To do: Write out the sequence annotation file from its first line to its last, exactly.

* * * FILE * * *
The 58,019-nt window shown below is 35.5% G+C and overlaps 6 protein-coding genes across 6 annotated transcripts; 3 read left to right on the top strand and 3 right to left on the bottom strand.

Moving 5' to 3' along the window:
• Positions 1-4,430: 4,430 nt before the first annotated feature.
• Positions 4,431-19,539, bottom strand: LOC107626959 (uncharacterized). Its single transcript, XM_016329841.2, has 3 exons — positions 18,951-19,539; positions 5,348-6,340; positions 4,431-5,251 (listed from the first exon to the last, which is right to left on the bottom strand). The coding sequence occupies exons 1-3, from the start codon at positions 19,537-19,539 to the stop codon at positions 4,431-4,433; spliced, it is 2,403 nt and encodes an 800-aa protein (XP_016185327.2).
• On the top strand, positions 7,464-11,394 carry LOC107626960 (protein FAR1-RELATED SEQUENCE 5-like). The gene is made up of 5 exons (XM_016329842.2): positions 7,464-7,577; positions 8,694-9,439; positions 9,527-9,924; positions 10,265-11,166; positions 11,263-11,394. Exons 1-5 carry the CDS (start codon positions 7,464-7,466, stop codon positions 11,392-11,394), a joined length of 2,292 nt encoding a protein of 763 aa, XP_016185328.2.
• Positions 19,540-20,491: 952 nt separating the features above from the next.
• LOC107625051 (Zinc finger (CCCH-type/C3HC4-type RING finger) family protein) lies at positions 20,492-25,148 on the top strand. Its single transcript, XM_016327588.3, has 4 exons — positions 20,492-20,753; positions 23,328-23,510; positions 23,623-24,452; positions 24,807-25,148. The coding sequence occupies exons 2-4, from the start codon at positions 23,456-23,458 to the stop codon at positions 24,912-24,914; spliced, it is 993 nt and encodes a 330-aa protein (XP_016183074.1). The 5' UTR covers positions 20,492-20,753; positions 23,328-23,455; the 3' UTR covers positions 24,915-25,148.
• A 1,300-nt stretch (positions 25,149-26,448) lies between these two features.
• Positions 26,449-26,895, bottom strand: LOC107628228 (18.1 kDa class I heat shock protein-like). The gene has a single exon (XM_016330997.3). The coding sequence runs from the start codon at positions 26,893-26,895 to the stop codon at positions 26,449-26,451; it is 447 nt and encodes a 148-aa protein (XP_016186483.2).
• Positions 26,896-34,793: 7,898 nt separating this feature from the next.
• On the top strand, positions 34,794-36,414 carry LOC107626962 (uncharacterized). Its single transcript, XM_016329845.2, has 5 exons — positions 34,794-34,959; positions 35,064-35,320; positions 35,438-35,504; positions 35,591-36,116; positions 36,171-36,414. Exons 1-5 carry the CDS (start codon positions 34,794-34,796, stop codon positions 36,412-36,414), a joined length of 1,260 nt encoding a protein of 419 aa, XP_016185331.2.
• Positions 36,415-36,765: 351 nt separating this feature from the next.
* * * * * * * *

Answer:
The 58,019-nt window shown below is 35.5% G+C and overlaps 6 protein-coding genes across 6 annotated transcripts; 3 read left to right on the top strand and 3 right to left on the bottom strand.

Moving 5' to 3' along the window:
• Positions 1-4,430: 4,430 nt before the first annotated feature.
• Positions 4,431-19,539, bottom strand: LOC107626959 (uncharacterized). Its single transcript, XM_016329841.2, has 3 exons — positions 18,951-19,539; positions 5,348-6,340; positions 4,431-5,251 (listed from the first exon to the last, which is right to left on the bottom strand). The coding sequence occupies exons 1-3, from the start codon at positions 19,537-19,539 to the stop codon at positions 4,431-4,433; spliced, it is 2,403 nt and encodes an 800-aa protein (XP_016185327.2).
• On the top strand, positions 7,464-11,394 carry LOC107626960 (protein FAR1-RELATED SEQUENCE 5-like). The gene is made up of 5 exons (XM_016329842.2): positions 7,464-7,577; positions 8,694-9,439; positions 9,527-9,924; positions 10,265-11,166; positions 11,263-11,394. Exons 1-5 carry the CDS (start codon positions 7,464-7,466, stop codon positions 11,392-11,394), a joined length of 2,292 nt encoding a protein of 763 aa, XP_016185328.2.
• Positions 19,540-20,491: 952 nt separating the features above from the next.
• LOC107625051 (Zinc finger (CCCH-type/C3HC4-type RING finger) family protein) lies at positions 20,492-25,148 on the top strand. Its single transcript, XM_016327588.3, has 4 exons — positions 20,492-20,753; positions 23,328-23,510; positions 23,623-24,452; positions 24,807-25,148. The coding sequence occupies exons 2-4, from the start codon at positions 23,456-23,458 to the stop codon at positions 24,912-24,914; spliced, it is 993 nt and encodes a 330-aa protein (XP_016183074.1). The 5' UTR covers positions 20,492-20,753; positions 23,328-23,455; the 3' UTR covers positions 24,915-25,148.
• A 1,300-nt stretch (positions 25,149-26,448) lies between these two features.
• Positions 26,449-26,895, bottom strand: LOC107628228 (18.1 kDa class I heat shock protein-like). The gene has a single exon (XM_016330997.3). The coding sequence runs from the start codon at positions 26,893-26,895 to the stop codon at positions 26,449-26,451; it is 447 nt and encodes a 148-aa protein (XP_016186483.2).
• Positions 26,896-34,793: 7,898 nt separating this feature from the next.
• On the top strand, positions 34,794-36,414 carry LOC107626962 (uncharacterized). Its single transcript, XM_016329845.2, has 5 exons — positions 34,794-34,959; positions 35,064-35,320; positions 35,438-35,504; positions 35,591-36,116; positions 36,171-36,414. Exons 1-5 carry the CDS (start codon positions 34,794-34,796, stop codon positions 36,412-36,414), a joined length of 1,260 nt encoding a protein of 419 aa, XP_016185331.2.
• Positions 36,415-36,765: 351 nt separating this feature from the next.